Oh well.  At least Dory is known for being positive through it all.  I’ll just try to focus on that part of it, and do a better job of emulating her cheery outlook.  How does her other song go, again?  That’s right…

Just keep swimming, just keep swimming.  Everything will be ok…

I won’t eat it, and you can’t make me. (alternate title: photo of the week)

I call this photo: “I won’t eat it, and you can’t make me.”

Yes, he has THREE pacifiers in his mouth.

This was a failed attempt at going sans high chair.  He took one look at his plate, hopped up to get his pacifiers, then staged this little sit in. Of course, it was so cute that I couldn’t be too upset.  (His mama is a softie, after all!)

Two additional notes:

(1) We are back in the high chair now.  No more hopping up to get pacifiers at dinner.

and

(2) This is with ham, mashed potatoes, and bananas in front of him…all things he will supposedly tolerate.  You should have seen what happened when I added a green vegetable to his plate!

Love you, T.  Even when you spew half chewed peas onto my dinner : )

Yellow and Blue Make Green!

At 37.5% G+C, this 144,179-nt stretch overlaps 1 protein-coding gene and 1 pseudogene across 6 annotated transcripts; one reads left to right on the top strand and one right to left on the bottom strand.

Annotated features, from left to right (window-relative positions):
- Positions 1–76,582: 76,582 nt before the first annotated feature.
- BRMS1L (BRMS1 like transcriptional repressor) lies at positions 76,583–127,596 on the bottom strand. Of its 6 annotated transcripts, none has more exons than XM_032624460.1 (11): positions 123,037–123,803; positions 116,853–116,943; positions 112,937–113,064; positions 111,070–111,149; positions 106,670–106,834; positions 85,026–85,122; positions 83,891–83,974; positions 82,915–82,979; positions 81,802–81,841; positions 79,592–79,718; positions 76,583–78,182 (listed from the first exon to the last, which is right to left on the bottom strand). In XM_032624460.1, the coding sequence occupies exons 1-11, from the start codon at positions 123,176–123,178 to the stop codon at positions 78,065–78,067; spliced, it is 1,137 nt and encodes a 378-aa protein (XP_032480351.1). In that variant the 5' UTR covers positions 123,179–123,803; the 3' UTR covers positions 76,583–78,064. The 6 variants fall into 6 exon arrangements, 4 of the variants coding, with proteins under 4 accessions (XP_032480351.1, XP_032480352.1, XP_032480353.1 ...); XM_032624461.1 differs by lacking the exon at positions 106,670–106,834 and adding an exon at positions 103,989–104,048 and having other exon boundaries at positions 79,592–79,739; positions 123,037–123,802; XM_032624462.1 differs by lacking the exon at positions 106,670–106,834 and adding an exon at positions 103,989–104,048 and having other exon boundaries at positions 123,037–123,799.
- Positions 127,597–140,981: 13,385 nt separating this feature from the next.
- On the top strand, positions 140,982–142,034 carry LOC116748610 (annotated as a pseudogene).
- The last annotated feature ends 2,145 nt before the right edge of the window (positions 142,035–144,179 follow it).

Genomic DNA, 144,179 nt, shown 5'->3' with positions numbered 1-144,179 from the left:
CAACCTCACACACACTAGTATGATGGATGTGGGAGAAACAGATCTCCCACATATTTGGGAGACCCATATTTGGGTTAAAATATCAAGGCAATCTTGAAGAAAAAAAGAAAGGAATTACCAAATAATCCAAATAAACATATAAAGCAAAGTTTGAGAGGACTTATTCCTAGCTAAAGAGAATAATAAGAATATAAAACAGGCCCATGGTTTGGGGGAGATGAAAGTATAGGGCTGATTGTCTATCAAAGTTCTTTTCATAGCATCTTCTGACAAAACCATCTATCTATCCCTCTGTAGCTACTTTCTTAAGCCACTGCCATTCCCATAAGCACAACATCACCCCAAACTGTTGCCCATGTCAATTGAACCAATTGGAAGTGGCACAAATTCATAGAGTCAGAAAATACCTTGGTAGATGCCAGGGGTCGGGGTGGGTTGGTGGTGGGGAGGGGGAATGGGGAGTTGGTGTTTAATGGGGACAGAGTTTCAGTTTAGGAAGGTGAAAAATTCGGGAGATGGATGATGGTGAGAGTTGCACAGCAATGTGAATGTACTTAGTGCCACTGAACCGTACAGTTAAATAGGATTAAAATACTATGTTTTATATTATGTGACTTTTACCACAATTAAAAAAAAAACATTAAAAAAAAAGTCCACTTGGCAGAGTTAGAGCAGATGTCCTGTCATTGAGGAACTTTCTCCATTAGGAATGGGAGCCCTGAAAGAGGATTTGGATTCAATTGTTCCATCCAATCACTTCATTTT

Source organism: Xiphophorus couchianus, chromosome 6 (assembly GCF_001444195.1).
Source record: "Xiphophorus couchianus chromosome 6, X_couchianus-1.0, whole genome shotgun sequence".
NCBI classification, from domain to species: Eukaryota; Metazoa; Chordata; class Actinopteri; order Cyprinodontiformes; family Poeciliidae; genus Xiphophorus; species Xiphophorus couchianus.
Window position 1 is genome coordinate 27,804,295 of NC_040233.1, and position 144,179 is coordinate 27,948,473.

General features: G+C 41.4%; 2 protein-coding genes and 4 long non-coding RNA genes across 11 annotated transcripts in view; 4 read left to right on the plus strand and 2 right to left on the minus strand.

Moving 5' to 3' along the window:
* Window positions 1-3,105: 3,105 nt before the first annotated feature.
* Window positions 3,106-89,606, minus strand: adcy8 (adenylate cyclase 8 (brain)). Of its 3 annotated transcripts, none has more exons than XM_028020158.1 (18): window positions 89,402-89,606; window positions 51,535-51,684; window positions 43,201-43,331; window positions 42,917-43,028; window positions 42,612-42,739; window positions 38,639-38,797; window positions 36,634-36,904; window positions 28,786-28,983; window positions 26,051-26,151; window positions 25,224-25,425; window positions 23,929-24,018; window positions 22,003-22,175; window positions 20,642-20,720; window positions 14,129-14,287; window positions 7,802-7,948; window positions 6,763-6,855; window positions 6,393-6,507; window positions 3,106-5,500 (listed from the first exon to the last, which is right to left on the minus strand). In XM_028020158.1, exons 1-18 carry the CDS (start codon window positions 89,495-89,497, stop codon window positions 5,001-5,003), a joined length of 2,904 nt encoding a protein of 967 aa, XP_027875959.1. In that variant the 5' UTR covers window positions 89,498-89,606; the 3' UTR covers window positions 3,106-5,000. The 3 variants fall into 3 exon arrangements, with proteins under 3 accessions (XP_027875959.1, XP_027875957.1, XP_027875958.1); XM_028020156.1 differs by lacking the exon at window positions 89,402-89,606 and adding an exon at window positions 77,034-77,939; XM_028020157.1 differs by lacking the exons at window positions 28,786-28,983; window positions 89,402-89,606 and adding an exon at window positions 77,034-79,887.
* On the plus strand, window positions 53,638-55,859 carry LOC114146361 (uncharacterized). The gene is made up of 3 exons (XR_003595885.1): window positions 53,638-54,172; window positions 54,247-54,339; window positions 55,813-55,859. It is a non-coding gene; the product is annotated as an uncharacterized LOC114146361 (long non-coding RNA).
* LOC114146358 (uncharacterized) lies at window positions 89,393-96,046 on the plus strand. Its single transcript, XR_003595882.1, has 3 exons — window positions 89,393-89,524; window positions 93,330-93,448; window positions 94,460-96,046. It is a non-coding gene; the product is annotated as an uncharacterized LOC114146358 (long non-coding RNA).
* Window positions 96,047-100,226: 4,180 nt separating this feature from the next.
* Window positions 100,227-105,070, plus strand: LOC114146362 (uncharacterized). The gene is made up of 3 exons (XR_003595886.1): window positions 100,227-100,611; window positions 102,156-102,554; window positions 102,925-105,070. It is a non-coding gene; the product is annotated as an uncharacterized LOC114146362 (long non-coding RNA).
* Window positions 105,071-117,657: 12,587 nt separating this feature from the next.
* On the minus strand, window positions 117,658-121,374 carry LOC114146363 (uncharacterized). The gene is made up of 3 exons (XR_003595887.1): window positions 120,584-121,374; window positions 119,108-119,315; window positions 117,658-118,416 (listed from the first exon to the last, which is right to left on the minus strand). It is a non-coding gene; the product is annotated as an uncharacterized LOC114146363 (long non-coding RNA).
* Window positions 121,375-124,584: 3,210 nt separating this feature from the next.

Yellow and blue make green!

I added an exclamation to that sentence because my kids are all excited about that fact this week.

Want to know why?

Well, this week I finally got around to cleaning one of the bathrooms, which involved squirting that blue soap stuff in the toilet, and one of the kids asked me what would happen if they peed on it.  It turns out that – even in toilets – yellow and blue make green.

I post this just in case you were wondering what we do around our house for entertainment and in the name of scientific discovery.

And to prove again my point that cleaning the house is pretty much pointless when you have young children: one step forward (a pristine toilet!), then two (green!) giant steps back.

“Help me… Help you… Help ME help YOU!”